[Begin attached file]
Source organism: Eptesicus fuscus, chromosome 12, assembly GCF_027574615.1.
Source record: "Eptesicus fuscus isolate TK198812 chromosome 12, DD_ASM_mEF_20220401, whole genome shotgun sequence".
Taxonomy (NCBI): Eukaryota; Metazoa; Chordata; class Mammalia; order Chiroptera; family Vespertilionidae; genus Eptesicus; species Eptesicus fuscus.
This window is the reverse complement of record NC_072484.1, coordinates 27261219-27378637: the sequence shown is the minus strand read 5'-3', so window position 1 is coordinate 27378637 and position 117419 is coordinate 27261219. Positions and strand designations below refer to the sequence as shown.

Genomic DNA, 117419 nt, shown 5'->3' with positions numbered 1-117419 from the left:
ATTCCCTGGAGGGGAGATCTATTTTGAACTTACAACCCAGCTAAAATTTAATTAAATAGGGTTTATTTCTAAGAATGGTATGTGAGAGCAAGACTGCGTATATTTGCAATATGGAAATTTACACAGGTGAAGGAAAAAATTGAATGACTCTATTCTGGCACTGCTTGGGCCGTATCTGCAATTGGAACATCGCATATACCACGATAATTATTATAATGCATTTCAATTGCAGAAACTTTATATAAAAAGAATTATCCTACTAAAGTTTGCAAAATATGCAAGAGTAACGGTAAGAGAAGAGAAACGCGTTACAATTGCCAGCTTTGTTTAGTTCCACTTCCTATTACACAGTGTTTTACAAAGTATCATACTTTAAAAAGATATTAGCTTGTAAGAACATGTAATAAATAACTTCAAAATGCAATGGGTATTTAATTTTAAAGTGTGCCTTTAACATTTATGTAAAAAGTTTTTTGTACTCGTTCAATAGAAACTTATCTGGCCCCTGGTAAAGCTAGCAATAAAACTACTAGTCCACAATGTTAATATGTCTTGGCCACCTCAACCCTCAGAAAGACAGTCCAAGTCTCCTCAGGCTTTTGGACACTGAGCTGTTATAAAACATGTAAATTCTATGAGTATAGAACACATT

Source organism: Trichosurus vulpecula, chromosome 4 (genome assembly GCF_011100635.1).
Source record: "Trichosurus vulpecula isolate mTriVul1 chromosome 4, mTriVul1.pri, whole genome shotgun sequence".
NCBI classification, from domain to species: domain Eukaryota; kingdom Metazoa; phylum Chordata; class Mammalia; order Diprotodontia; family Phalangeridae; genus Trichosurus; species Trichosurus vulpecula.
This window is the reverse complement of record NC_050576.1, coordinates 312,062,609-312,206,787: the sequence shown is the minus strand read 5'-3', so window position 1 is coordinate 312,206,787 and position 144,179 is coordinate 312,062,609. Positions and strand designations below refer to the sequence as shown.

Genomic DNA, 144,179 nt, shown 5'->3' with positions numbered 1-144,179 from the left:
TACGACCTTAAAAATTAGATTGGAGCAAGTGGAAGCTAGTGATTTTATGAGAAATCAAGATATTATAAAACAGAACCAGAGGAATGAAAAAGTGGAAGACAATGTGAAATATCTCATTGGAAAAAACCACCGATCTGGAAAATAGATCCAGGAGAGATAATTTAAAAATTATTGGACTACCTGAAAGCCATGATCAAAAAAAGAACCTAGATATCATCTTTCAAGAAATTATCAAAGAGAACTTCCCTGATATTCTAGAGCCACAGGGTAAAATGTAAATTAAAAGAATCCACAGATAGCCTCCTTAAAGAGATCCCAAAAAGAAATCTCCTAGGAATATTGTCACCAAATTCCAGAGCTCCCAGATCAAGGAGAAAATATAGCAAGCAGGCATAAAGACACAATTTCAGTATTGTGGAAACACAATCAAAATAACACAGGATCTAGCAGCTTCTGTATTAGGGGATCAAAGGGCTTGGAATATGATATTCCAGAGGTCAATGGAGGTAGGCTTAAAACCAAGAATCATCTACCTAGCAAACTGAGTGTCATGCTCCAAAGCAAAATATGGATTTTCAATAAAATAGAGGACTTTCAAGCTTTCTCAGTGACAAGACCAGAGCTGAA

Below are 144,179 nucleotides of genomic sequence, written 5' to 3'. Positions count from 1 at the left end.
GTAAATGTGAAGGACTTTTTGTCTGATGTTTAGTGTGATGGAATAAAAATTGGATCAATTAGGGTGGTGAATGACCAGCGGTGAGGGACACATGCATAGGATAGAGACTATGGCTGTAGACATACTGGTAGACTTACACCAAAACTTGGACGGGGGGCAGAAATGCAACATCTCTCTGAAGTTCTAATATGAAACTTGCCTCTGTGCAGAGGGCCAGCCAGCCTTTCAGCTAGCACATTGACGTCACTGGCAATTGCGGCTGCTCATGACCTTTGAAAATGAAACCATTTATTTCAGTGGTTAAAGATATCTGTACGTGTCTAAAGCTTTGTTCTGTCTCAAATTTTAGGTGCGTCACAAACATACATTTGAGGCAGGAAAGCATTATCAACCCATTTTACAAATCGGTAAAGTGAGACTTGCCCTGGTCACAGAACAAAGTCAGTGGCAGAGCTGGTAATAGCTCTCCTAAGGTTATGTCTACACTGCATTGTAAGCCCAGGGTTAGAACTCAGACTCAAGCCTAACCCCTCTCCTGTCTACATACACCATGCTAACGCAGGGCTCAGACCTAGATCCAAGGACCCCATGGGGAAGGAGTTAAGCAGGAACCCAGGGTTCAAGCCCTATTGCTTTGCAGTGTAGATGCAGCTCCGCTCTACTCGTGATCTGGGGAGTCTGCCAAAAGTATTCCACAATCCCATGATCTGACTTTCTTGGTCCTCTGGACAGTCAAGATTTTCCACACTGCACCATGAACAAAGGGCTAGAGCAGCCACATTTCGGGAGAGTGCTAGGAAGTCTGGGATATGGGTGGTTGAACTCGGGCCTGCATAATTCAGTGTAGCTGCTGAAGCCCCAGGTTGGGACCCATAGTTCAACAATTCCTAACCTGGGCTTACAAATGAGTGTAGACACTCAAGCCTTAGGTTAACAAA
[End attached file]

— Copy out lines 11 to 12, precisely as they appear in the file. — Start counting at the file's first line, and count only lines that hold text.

Genomic DNA, 144,179 nt, shown 5'->3' with positions numbered 1-144,179 from the left:
TACGACCTTAAAAATTAGATTGGAGCAAGTGGAAGCTAGTGATTTTATGAGAAATCAAGATATTATAAAACAGAACCAGAGGAATGAAAAAGTGGAAGACAATGTGAAATATCTCATTGGAAAAAACCACCGATCTGGAAAATAGATCCAGGAGAGATAATTTAAAAATTATTGGACTACCTGAAAGCCATGATCAAAAAAAGAACCTAGATATCATCTTTCAAGAAATTATCAAAGAGAACTTCCCTGATATTCTAGAGCCACAGGGTAAAATGTAAATTAAAAGAATCCACAGATAGCCTCCTTAAAGAGATCCCAAAAAGAAATCTCCTAGGAATATTGTCACCAAATTCCAGAGCTCCCAGATCAAGGAGAAAATATAGCAAGCAGGCATAAAGACACAATTTCAGTATTGTGGAAACACAATCAAAATAACACAGGATCTAGCAGCTTCTGTATTAGGGGATCAAAGGGCTTGGAATATGATATTCCAGAGGTCAATGGAGGTAGGCTTAAAACCAAGAATCATCTACCTAGCAAACTGAGTGTCATGCTCCAAAGCAAAATATGGATTTTCAATAAAATAGAGGACTTTCAAGCTTTCTCAGTGACAAGACCAGAGCTGAA